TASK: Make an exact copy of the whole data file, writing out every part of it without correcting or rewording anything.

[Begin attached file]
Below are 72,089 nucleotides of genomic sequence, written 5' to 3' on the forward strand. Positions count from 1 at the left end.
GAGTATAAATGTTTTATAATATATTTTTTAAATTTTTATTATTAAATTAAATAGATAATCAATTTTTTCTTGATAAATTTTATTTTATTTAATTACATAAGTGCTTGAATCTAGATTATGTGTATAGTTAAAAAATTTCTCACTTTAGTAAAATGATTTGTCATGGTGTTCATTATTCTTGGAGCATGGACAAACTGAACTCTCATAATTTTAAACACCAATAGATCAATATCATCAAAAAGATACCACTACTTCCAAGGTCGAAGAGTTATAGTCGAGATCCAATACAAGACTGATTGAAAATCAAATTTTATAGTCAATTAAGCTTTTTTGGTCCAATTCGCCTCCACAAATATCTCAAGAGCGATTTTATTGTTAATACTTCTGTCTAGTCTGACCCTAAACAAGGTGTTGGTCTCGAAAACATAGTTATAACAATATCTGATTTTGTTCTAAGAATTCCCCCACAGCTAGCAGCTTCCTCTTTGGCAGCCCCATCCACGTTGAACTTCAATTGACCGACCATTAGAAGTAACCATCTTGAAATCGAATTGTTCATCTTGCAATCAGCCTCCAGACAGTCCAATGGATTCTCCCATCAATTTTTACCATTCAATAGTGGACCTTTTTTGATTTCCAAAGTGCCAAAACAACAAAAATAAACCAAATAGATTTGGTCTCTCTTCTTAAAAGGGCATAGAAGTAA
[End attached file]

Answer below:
Below are 72,089 nucleotides of genomic sequence, written 5' to 3' on the forward strand. Positions count from 1 at the left end.
GAGTATAAATGTTTTATAATATATTTTTTAAATTTTTATTATTAAATTAAATAGATAATCAATTTTTTCTTGATAAATTTTATTTTATTTAATTACATAAGTGCTTGAATCTAGATTATGTGTATAGTTAAAAAATTTCTCACTTTAGTAAAATGATTTGTCATGGTGTTCATTATTCTTGGAGCATGGACAAACTGAACTCTCATAATTTTAAACACCAATAGATCAATATCATCAAAAAGATACCACTACTTCCAAGGTCGAAGAGTTATAGTCGAGATCCAATACAAGACTGATTGAAAATCAAATTTTATAGTCAATTAAGCTTTTTTGGTCCAATTCGCCTCCACAAATATCTCAAGAGCGATTTTATTGTTAATACTTCTGTCTAGTCTGACCCTAAACAAGGTGTTGGTCTCGAAAACATAGTTATAACAATATCTGATTTTGTTCTAAGAATTCCCCCACAGCTAGCAGCTTCCTCTTTGGCAGCCCCATCCACGTTGAACTTCAATTGACCGACCATTAGAAGTAACCATCTTGAAATCGAATTGTTCATCTTGCAATCAGCCTCCAGACAGTCCAATGGATTCTCCCATCAATTTTTACCATTCAATAGTGGACCTTTTTTGATTTCCAAAGTGCCAAAACAACAAAAATAAACCAAATAGATTTGGTCTCTCTTCTTAAAAGGGCATAGAAGTAA